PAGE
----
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Guthrie keeps running down the road - with family in tow

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Famed folkie heads to town with songs as current as ever

COURTESY PHOTO - Arlo Guthrie is still going strong today, touring with former members of Shenandoah and son Abe Guthrie. They stop on the 'Running Down Yhe Road' tour at Revolution Hall, May 2.His father was a famous folk musician who spent time in Oregon writing songs for the Bonneville Power Administration.

His son is a keyboard player and singer who has toured with him for several years.

And, now his daughter plans to enter the spotlight on a family tour next year.

Yes, Arlo Guthrie has been living the dream. His father, Woody Guthrie, and mother wanted their kids and grandkids to be involved in music, touring and playing socially conscious and entertaining songs. And, now Guthrie has wanted the same for his kids.

Abe Guthrie joins his father in playing at Revolution Hall, 1300 S.E Stark Ave., 8 p.m. Tuesday, May 2. Next year, daughter Sarah Lee joins the next tour.

"(Abe) is the band leader as well as the technological go-to guy," says Guthrie, via an email interview with the Tribune. "He's got kids of his own who are out singing and playing music.

"Sometime next fall we're beginning the next so-called tour, which will be called 'ReGeneration,' which will include my youngest daughter, Sarah Lee. That tour will be on the road for about a year. I'm looking forward to it. We like traveling and playing together."

The music truly is a family affair. Guthrie's other daughters, Annie (a singer-songwriter) and Cathy (a ukulele player), also perform. Abe Guthrie's son, Krishna, is a drummer and has toured with Arlo.

Arlo Guthrie is in the midst of a milestone era. In 2015-16, he toured on the "Alice's Restaurant 50th Anniversary Tour." Now, to mark the upcoming 50th anniversaries of "Arlo" (1968), "Running Down The Road" (1969) and "Washington County" (1970), Guthrie and his band — including members from his old band Shenandoah — are playing on the "Running Down the Road" tour, promising to take fans "back to the most remarkable, far-out era," promotions say.

"I play the kinds of songs that I think are currently important," says Guthrie, who turns 70 in July. "If some of the songs are from days long gone by, but are still about what's going on, it just means that some things take time."

COURTESY PHOTO - Fifty years ago Arlo Guthrie was following in his father's musical footsteps. Virtually his entire family — children, siblings — are still involved in music, which was the dream of Woody Guthrie.The tour started April 5 at Solana Beach, California. It includes five stops in Washington and two in British Columbia before the Revolution Hall gig. Tickets, $45, were still available, as of press time. See www.revolutionhall.com.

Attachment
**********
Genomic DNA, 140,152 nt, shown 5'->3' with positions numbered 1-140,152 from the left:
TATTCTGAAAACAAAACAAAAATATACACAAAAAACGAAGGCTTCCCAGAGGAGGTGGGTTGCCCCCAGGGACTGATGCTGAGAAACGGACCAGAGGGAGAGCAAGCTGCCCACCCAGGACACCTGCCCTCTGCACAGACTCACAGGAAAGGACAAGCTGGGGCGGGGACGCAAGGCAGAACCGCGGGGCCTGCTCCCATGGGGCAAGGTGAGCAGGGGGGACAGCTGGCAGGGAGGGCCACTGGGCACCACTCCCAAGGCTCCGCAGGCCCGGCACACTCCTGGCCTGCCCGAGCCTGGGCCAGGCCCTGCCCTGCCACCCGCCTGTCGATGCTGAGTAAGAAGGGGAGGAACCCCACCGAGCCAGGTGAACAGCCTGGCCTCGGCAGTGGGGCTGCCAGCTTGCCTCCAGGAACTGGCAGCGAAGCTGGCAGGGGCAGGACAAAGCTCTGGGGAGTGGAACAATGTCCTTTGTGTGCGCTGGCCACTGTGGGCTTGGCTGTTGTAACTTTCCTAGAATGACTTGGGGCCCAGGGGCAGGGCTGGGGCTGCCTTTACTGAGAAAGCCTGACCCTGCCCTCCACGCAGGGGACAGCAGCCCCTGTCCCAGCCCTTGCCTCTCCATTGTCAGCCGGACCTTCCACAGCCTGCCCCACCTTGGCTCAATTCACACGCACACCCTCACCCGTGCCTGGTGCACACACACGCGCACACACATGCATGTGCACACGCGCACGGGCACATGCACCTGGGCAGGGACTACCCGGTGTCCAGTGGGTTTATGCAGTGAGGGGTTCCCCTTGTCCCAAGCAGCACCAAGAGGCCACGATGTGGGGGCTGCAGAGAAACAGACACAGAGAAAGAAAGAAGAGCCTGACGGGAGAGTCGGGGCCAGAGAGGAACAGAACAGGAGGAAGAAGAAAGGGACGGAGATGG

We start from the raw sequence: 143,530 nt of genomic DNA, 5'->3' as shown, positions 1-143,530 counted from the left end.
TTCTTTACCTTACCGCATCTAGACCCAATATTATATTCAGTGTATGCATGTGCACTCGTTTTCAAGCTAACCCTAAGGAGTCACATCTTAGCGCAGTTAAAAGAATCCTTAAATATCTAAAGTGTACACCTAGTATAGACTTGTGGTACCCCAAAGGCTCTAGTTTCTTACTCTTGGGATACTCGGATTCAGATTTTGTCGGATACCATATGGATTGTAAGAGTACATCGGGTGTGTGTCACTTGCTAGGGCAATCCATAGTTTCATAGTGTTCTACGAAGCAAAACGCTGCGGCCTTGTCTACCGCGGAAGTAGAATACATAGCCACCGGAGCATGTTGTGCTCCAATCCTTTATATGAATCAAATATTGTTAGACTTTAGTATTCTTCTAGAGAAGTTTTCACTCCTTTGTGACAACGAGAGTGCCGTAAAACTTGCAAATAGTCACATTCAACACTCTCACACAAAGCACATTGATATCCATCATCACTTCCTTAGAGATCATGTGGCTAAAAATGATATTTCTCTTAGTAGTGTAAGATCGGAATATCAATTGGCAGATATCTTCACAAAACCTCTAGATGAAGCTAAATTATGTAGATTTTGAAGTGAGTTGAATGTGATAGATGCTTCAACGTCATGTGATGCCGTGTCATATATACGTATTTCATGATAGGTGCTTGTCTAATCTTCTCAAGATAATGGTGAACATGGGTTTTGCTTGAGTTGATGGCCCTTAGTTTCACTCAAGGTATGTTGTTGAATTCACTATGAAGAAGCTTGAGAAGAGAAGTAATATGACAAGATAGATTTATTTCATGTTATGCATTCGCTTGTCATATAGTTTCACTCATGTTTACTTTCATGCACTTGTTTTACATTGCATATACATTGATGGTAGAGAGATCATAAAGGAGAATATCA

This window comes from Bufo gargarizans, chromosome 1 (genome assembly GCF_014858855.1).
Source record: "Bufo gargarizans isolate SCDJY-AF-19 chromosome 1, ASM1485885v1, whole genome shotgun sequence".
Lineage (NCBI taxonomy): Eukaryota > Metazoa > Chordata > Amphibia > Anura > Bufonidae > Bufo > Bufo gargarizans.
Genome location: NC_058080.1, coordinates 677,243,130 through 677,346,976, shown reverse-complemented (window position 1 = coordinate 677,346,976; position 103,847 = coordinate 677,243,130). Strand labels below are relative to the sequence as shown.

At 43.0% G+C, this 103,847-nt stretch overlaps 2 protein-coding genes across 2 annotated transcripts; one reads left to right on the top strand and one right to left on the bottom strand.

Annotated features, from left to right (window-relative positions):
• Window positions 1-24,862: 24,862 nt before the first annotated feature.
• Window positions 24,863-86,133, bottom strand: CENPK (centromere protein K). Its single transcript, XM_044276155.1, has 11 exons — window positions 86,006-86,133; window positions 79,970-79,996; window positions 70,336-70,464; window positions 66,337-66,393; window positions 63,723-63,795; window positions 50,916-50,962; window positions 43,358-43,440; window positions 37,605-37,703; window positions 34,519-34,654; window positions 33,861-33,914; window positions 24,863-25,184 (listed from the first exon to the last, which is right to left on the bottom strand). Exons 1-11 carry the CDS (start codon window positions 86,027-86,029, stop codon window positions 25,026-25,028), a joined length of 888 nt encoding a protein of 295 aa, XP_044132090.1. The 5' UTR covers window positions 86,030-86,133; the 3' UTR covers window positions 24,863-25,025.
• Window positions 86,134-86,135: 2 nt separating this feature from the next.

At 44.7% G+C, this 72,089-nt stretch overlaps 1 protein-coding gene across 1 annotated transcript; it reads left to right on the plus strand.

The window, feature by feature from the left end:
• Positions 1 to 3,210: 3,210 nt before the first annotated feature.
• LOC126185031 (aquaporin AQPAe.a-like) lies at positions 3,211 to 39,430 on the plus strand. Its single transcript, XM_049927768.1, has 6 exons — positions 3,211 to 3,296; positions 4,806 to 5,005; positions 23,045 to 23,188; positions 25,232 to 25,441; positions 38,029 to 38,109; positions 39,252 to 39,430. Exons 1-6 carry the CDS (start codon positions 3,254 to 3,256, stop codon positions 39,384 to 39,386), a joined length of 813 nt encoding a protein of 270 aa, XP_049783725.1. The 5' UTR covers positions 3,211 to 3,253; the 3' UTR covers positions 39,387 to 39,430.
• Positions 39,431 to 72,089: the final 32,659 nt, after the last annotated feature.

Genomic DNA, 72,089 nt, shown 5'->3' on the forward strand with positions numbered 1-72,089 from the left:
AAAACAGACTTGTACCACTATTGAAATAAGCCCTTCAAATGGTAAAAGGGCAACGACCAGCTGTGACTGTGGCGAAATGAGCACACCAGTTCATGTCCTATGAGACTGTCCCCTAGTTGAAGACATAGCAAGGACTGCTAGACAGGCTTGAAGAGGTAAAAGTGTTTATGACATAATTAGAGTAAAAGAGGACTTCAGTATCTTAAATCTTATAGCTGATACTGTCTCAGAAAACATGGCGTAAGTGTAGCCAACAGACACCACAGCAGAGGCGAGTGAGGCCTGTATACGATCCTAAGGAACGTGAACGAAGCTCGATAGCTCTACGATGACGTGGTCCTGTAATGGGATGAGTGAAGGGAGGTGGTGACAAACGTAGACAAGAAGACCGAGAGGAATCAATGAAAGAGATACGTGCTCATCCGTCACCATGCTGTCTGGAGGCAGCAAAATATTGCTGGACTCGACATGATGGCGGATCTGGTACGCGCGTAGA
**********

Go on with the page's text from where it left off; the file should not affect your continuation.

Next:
Guthrie enlisted Shenandoah members Terry A La Berry and Steve Ide and Carol Ide (as well as Abe Guthrie) for the tour. Shenandoah first joined Guthrie for the first of many tours in 1975; the band disbanded in 1987. But, Berry has continued to work with Guthrie and other family members in various capacities.

Abe Guthrie first played with Shenandoah in 1985, and he has since been a staple of his father's records in performance and engineering capacities, as well as simply keeping company with his dad.

In the 1930s, the BPA contracted Woody Guthrie to write songs and gather support for the construction of dams for electrical power on the Columbia River — called, collectively, "Roll On, Columbia."

"He was in awe of the natural beauty, as well as inspired by the sheer size of these projects," Arlo Guthrie says. "And, for him, the men who built this stuff were simply heroic — enduring incredible hardships and danger to complete these things in years, not decades like the pyramids or anything equally massive in the history of the world. Not only that, but these projects belonged to everyone."

The elder Guthrie would later turn into more of an activist/socially conscious singer, a style that his son would follow into his career.

Guthrie recognizes the incredible electrical production of the dams, but "one day, maybe sooner than we imagine, we'll be able to restore the rivers to their original state, employing new technologies that exceed our demands for power and energy."

He adds: "To make that happen, we will need the same kinds of courage and commitment that it took to get us to where we are today. There's a future where it's all possible, and I think my father would have been even more excited by what we will accomplish in years to come."